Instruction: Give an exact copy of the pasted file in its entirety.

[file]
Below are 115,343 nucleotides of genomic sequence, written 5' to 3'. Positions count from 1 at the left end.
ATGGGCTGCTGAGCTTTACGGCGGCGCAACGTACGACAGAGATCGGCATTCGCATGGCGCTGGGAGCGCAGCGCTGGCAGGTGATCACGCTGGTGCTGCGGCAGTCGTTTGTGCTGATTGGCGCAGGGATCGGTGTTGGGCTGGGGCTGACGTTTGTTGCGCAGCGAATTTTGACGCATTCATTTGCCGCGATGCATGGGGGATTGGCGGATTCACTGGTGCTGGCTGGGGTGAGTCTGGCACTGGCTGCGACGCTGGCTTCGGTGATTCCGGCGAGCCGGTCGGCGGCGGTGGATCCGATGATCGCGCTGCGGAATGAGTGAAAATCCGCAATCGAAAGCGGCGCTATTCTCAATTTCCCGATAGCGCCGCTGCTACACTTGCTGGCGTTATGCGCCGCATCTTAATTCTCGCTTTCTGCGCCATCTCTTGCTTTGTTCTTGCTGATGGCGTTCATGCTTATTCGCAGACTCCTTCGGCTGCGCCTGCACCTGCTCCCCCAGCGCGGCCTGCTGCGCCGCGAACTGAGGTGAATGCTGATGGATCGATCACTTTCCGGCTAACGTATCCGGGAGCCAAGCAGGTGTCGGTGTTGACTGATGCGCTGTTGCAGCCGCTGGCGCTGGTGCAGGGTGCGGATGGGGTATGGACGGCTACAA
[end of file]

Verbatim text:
Below are 115,343 nucleotides of genomic sequence, written 5' to 3'. Positions count from 1 at the left end.
ATGGGCTGCTGAGCTTTACGGCGGCGCAACGTACGACAGAGATCGGCATTCGCATGGCGCTGGGAGCGCAGCGCTGGCAGGTGATCACGCTGGTGCTGCGGCAGTCGTTTGTGCTGATTGGCGCAGGGATCGGTGTTGGGCTGGGGCTGACGTTTGTTGCGCAGCGAATTTTGACGCATTCATTTGCCGCGATGCATGGGGGATTGGCGGATTCACTGGTGCTGGCTGGGGTGAGTCTGGCACTGGCTGCGACGCTGGCTTCGGTGATTCCGGCGAGCCGGTCGGCGGCGGTGGATCCGATGATCGCGCTGCGGAATGAGTGAAAATCCGCAATCGAAAGCGGCGCTATTCTCAATTTCCCGATAGCGCCGCTGCTACACTTGCTGGCGTTATGCGCCGCATCTTAATTCTCGCTTTCTGCGCCATCTCTTGCTTTGTTCTTGCTGATGGCGTTCATGCTTATTCGCAGACTCCTTCGGCTGCGCCTGCACCTGCTCCCCCAGCGCGGCCTGCTGCGCCGCGAACTGAGGTGAATGCTGATGGATCGATCACTTTCCGGCTAACGTATCCGGGAGCCAAGCAGGTGTCGGTGTTGACTGATGCGCTGTTGCAGCCGCTGGCGCTGGTGCAGGGTGCGGATGGGGTATGGACGGCTACAA